Supreme Court Asked to Weigh In on Two Claims Regarding Denial of Benefits

A beneficiary of a deceased pension plan participant has filed both a fiduciary violation claim and a claim for benefits, which she argues present distinct injuries and should both be considered.

The U.S. Supreme Court has been asked to review a case in which a retirement plan beneficiary filed both a violation of fiduciary duty claim and a claim for benefits, which an appellate court said could not both be considered.

In the case of Jennifer Strang v. Ford Motor Company General Retirement Plan, et al., Strang says the 6th U.S. Circuit Court of Appeals held that an Employee Retirement Income Security Act (ERISA) claimant is barred from alleging a claim for breach of fiduciary duty under ERISA section 502(a)(3) whenever that claimant also has the opportunity to allege a claim for benefits under ERISA section 502(a)(1)(B).

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However, Ford attorneys argue that rather than concluding that a plaintiff can never bring a fiduciary-breach claim under Section 502(a)(3) when a claim for benefits is available under Section 502(a)(1)(B), the 6th Circuit simply applied its well-established rule that a fiduciary-breach claim under Section 502(a)(3) must be “based on an injury separate and distinct from the denial of benefits.” The appellate court determined that the surcharge claim based on “Ford’s withholding of the election forms” constituted the “same injury” as the ensuing denial of benefits because “the remedy sought is the same: the $463,254.78 difference between what Strang received and what she would have received had John Strang’s distribution election been effective.”

But, in her argument in support of petition for writ of certiorari, Strang says she did allege distinct wrongdoing by the plan. “A fiduciary breaches its duty when it deliberately prevents an ERISA plan participant from making a proper claim for benefits,” the argument for the petition says. Strang alleges that John Strang repeatedly asked for the correct forms for electing a lump-sum distribution of his pension benefits, but Ford never provided them. It is because of this fiduciary breach by Ford that John Strang was denied benefits for not using the proper forms. Strang claimed that Ford’s refusal to provide John Strang with proper election forms upon request was the injury giving rise to the breach of fiduciary duty claim, distinct from the subsequent denial of benefits.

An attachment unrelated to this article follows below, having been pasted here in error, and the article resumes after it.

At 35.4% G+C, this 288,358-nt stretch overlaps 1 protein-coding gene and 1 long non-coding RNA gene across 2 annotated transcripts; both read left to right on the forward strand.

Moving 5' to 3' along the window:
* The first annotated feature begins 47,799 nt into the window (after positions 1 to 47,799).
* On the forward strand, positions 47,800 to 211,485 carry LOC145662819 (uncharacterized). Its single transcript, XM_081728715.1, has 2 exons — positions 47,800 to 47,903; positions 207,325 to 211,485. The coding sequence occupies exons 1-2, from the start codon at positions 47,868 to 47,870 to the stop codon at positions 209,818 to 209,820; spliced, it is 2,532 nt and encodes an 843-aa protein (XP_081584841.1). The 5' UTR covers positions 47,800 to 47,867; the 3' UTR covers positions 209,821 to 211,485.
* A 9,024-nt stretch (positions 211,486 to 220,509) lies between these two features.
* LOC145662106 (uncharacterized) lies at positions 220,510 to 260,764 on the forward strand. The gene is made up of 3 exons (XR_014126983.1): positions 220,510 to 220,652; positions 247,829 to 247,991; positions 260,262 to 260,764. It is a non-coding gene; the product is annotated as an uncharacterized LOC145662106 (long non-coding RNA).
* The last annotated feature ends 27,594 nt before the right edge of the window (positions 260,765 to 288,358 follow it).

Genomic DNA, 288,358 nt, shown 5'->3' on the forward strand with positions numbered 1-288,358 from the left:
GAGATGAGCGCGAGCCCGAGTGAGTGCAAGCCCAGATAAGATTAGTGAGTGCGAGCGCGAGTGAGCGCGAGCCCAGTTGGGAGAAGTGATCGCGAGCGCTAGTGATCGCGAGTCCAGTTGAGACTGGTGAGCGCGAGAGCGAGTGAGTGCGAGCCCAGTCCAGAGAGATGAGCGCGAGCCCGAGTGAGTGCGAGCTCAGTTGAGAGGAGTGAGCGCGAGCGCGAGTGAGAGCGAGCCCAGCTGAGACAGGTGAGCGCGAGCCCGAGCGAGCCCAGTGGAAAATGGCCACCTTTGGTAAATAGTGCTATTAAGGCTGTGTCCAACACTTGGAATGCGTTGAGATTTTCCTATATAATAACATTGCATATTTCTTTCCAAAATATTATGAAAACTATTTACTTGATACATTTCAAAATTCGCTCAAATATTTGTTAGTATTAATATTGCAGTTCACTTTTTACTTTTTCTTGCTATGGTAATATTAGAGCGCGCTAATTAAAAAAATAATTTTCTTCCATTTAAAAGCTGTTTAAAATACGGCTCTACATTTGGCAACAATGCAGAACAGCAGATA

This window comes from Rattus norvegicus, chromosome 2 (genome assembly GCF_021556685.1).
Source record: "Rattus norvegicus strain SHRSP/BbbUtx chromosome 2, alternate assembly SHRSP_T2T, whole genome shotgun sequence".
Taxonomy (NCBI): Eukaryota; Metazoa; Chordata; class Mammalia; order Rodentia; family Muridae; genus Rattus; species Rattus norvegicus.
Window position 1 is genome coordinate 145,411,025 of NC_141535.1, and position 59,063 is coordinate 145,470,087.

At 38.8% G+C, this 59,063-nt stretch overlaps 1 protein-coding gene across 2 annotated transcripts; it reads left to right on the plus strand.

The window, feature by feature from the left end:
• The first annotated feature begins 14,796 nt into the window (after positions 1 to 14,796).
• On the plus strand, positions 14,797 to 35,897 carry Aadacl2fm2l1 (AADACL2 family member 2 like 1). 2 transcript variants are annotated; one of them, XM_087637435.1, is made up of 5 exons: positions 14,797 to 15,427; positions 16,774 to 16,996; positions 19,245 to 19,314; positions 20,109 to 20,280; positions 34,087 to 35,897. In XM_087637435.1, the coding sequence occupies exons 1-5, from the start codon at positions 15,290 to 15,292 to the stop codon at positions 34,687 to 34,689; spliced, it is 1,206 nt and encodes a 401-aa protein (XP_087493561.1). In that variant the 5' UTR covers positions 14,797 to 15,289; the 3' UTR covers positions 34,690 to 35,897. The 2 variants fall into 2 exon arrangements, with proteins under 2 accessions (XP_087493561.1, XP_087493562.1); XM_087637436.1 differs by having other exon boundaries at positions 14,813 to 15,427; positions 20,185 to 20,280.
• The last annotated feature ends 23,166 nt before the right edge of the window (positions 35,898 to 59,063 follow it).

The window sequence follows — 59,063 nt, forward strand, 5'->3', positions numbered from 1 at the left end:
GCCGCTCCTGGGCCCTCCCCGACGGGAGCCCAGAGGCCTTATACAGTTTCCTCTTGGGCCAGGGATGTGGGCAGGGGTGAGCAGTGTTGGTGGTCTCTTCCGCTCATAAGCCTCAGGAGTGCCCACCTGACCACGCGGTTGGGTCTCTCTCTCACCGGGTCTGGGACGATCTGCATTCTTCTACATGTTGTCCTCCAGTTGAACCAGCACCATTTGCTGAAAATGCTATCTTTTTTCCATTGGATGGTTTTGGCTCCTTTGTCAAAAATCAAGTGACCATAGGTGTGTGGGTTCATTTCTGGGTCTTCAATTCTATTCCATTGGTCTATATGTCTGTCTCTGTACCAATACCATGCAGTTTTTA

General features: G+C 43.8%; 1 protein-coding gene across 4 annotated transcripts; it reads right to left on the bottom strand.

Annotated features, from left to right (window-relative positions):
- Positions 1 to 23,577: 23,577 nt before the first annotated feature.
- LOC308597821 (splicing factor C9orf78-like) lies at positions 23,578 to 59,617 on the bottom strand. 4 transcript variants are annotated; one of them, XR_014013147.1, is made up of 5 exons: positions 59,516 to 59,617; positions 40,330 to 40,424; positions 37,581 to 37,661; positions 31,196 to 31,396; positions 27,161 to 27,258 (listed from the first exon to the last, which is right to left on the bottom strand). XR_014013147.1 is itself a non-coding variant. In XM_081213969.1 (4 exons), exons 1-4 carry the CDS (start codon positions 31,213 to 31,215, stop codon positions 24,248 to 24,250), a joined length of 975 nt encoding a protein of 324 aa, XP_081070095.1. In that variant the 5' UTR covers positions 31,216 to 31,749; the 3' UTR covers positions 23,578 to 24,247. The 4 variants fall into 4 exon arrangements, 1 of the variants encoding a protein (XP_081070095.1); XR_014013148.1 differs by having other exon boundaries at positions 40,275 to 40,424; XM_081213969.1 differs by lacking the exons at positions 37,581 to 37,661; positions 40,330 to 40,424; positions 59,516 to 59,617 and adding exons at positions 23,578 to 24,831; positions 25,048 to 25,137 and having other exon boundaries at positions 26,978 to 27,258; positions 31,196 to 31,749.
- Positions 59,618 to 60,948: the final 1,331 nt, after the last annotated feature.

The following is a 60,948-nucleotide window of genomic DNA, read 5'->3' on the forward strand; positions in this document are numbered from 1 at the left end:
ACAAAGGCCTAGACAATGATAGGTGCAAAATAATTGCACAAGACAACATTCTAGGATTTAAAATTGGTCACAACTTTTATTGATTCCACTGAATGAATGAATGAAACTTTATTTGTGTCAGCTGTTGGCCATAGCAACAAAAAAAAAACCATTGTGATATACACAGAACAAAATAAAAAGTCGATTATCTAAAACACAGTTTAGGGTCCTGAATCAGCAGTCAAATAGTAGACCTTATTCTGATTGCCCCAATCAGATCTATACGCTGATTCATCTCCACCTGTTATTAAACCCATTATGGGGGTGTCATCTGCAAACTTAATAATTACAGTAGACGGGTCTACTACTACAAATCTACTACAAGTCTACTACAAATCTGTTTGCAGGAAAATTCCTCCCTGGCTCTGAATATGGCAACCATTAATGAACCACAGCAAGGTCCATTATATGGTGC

Strang says the 6th Circuit regarded her claims as the same injury strictly because they would result in granting the same relief—recovery of lost plan benefits. “It does not matter that Ms. Strang posited a different theory based on Ford’s deliberate effort to prevent John Strang from making a proper election, because ‘the nature of the defendant’s wrongdoing’ is deemed irrelevant in the Sixth Circuit,” the argument says.

Citing cases in other circuits, Strang’s attorneys represent there is a split between the 6th Circuit and other circuits regarding this issue. They also suggest, citing case law, that while it would be appropriate to reject additional equitable relief after awarding a claim for benefits, it is inappropriate to dismiss the claim for breach of fiduciary duty at the pleading stage simply because it seeks the same relief as the benefit claim.

What makes it seem the Supreme Court may take up this matter is that it has asked the Solicitor General to file a brief in this case expressing the views of the United States.